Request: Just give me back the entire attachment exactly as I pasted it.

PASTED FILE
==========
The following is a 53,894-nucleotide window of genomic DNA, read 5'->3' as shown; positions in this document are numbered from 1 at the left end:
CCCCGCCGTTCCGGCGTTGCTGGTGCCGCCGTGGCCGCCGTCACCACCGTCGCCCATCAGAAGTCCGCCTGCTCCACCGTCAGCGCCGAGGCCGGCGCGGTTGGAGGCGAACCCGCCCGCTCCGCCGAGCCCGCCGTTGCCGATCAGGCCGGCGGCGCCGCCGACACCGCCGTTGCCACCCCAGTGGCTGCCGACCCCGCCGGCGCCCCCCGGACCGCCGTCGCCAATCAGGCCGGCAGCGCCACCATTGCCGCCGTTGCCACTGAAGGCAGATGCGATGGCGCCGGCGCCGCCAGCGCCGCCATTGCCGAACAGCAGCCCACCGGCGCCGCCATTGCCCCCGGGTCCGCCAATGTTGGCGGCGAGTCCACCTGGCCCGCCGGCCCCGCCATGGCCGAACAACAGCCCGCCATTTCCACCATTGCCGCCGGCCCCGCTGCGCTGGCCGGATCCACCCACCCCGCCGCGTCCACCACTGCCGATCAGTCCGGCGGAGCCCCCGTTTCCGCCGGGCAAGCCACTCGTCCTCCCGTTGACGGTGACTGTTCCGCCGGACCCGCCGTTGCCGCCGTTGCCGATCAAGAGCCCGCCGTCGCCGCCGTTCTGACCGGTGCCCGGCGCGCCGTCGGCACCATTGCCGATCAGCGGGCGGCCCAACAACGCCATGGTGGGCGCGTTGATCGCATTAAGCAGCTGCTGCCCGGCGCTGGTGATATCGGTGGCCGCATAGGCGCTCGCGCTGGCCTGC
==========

The following is a 53,894-nucleotide window of genomic DNA, read 5'->3' as shown; positions in this document are numbered from 1 at the left end:
CCCCGCCGTTCCGGCGTTGCTGGTGCCGCCGTGGCCGCCGTCACCACCGTCGCCCATCAGAAGTCCGCCTGCTCCACCGTCAGCGCCGAGGCCGGCGCGGTTGGAGGCGAACCCGCCCGCTCCGCCGAGCCCGCCGTTGCCGATCAGGCCGGCGGCGCCGCCGACACCGCCGTTGCCACCCCAGTGGCTGCCGACCCCGCCGGCGCCCCCCGGACCGCCGTCGCCAATCAGGCCGGCAGCGCCACCATTGCCGCCGTTGCCACTGAAGGCAGATGCGATGGCGCCGGCGCCGCCAGCGCCGCCATTGCCGAACAGCAGCCCACCGGCGCCGCCATTGCCCCCGGGTCCGCCAATGTTGGCGGCGAGTCCACCTGGCCCGCCGGCCCCGCCATGGCCGAACAACAGCCCGCCATTTCCACCATTGCCGCCGGCCCCGCTGCGCTGGCCGGATCCACCCACCCCGCCGCGTCCACCACTGCCGATCAGTCCGGCGGAGCCCCCGTTTCCGCCGGGCAAGCCACTCGTCCTCCCGTTGACGGTGACTGTTCCGCCGGACCCGCCGTTGCCGCCGTTGCCGATCAAGAGCCCGCCGTCGCCGCCGTTCTGACCGGTGCCCGGCGCGCCGTCGGCACCATTGCCGATCAGCGGGCGGCCCAACAACGCCATGGTGGGCGCGTTGATCGCATTAAGCAGCTGCTGCCCGGCGCTGGTGATATCGGTGGCCGCATAGGCGCTCGCGCTGGCCTGC